Anyone following politics in the United States knows that Donald Trump — and most Republicans — loathe “sanctuary cities,” places where local governments have directed law enforcement to limit their cooperation with federal agents enforcing immigration laws. When California passed a law making it a “sanctuary state” and barring state and local officials from cooperating with Immigration and Customs Enforcement (ICE), Trump called the law “dangerous” and “unconstitutional,” and most conservatives appear to agree with him.
But why? I know some liberals will simply dismiss Trump and his party as racists, and while racism may indeed have something to do with it, I think it more convincing to assume the most flattering portrait of American conservatism, or at least one that conservatives would recognize and approve of, and then ask whether that portrait is consistent with opposition to sanctuary cities. Viewed in the light most favorable to itself, we could say that American conservatism stands on three legs: respect for the rule of law, a preference for smaller, decentralized government, and devotion to Judeo-Christian values. All three of these considerations actually argue in favor of sanctuary cities.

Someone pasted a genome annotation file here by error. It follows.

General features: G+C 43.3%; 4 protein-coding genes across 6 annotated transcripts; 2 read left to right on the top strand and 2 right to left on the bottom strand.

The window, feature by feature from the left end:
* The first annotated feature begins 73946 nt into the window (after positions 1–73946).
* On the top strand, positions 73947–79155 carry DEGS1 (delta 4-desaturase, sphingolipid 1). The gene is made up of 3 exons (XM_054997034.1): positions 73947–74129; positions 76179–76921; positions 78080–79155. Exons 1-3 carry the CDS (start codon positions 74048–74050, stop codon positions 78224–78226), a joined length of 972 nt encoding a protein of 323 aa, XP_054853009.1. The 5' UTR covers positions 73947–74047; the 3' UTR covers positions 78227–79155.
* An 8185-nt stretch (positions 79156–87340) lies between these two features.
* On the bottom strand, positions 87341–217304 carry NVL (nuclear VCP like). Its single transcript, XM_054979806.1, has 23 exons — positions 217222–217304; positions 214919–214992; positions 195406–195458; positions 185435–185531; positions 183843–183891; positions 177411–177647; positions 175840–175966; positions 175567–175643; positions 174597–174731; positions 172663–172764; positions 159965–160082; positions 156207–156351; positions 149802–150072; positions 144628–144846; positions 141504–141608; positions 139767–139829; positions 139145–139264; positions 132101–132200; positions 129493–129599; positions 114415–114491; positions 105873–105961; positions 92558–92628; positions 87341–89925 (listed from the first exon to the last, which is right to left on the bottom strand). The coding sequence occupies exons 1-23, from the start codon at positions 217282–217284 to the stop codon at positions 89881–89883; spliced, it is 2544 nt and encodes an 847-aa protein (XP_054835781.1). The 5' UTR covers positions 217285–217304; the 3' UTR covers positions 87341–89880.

Let’s take them in reverse order. First, it’s very easy to find Biblical support for the idea that we should welcome immigrants, whether in the Old Testament or the New. “When an alien resides with you in your land, do not molest him. You shall treat the alien who resides with you no differently than the natives born among you, have the same love for him as for yourself, for you too were once aliens in the land of Egypt. I, the Lord, am your God.” Leviticus 19: 33–34. “‘For I was hungry and you gave me food, I was thirsty and you gave me drink, a stranger and you welcomed me, naked and you clothed me, ill and you cared for me, in prison and you visited me.’ Then the righteous will answer him and say, ‘Lord, when did we see you hungry and feed you, or thirsty and give you drink? When did we see you a stranger and welcome you, or naked and clothe you? When did we see you ill or in prison, and visit you?’ And the king will say to them in reply, ‘Amen, I say to you, whatever you did for one of these least brothers of mine, you did for me.’” Matthew 25: 35–40.